Phorm and surfing privacy debate continues
It would appear that at least one BT customer who posted on our forums could have unknowingly been involved in some form of beta testing or evaluation of the Open Internet Exchange software. The Register highlighted this thread which resulted in someones web browser accessing dns.sysip.net whenever they visited a website.
Phorm claims to be setting a 'gold standard' in online privacy, but with the denials and confusion that this person has gone through, it will make many question the reassuring statements that are appearing.
In theory, if what Phorm say they are doing works as expected, peoples information should be safe. The servers running at the ISP, while they will see things like the URL of the site you are visiting and other data a HTTP request provides, they are meant to filter this information and immediately mask out things like numbers longer than three digits and phrases with @ in them. The site is then looked up in a categories database to determine the sites type and then the count for this category is incremented against the unique identifier for that user. So in theory even if the persistent data that is stored in the database is compromised, all it should be able to tell someone is that user 1234 views lots of motoring websites and a few online shopping sites.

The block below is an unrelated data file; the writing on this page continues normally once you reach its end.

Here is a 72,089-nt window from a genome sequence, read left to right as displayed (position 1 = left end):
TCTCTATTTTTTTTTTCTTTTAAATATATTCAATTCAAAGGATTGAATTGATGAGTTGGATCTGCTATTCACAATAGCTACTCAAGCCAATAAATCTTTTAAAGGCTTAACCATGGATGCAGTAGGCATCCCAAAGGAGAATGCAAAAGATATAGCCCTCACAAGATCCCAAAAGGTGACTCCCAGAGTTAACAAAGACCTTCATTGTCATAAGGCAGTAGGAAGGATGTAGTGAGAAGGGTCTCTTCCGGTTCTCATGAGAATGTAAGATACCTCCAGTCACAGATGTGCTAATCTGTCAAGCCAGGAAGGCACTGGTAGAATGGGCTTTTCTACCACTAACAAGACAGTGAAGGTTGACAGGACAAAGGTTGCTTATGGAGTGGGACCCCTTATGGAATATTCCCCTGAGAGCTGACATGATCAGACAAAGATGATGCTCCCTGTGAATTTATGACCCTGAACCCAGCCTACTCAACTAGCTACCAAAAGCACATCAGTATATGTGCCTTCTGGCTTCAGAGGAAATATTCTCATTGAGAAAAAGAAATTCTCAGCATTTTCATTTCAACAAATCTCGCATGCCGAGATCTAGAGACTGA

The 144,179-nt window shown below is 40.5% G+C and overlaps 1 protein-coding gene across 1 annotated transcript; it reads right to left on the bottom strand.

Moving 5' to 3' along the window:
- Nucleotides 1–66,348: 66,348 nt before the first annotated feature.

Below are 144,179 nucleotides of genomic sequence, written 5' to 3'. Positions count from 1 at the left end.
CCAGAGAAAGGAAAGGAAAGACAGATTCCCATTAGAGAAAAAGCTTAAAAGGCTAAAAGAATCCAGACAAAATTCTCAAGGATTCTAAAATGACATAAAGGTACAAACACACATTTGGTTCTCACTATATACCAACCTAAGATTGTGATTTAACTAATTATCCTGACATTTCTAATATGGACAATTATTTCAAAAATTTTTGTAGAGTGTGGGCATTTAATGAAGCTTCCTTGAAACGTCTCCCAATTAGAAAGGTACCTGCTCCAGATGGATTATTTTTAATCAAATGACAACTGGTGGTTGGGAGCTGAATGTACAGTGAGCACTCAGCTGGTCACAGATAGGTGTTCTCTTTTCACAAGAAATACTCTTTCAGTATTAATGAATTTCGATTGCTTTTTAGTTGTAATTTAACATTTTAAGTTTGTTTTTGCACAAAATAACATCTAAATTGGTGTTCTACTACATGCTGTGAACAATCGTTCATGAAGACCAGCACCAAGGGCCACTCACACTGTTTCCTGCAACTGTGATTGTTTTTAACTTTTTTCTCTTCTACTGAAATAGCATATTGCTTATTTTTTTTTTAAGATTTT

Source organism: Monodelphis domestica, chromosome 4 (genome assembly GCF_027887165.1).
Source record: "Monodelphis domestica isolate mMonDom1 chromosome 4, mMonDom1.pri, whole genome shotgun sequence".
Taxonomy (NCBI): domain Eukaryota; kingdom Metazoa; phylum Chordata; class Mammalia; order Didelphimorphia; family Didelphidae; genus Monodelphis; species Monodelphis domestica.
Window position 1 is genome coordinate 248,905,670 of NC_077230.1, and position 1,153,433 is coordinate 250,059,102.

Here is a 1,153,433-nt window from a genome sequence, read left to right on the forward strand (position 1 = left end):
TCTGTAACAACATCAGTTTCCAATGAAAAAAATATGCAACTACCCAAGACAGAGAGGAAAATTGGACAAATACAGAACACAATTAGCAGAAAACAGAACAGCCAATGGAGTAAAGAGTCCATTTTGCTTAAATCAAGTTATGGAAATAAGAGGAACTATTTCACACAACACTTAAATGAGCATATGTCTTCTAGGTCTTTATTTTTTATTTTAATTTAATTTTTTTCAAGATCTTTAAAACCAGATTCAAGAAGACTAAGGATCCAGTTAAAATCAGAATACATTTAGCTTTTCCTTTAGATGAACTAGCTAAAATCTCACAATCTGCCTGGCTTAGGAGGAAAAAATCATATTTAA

That is the theory as we understand it but, as always, the proof will be in how it works and whether the data is exactly as described. For example if something as simple as a domain name was also included in the persistent data, by analysing this you could perhaps identify individuals. A home worker may often visit his companies website and have a personal domain also, the two tied together could lead you to identiy someone.
For those using one of the many millions of BT Wholesale based ADSL connections, the BT division involved in the Phorm deal is BT Retail and will only affect BT Retail customers. Another item on The Register confirms that even the providers such as Plusnet and Madasafish who are owned by BT Retail will not be affected. With regards to Virgin Media, one presumes that both the cable and ADSL services will be affected. In respect of TalkTalk, it is not clear whether this will affect just TalkTalk customers or also include AOL Broadband who are part of the Carphone Warehouse group.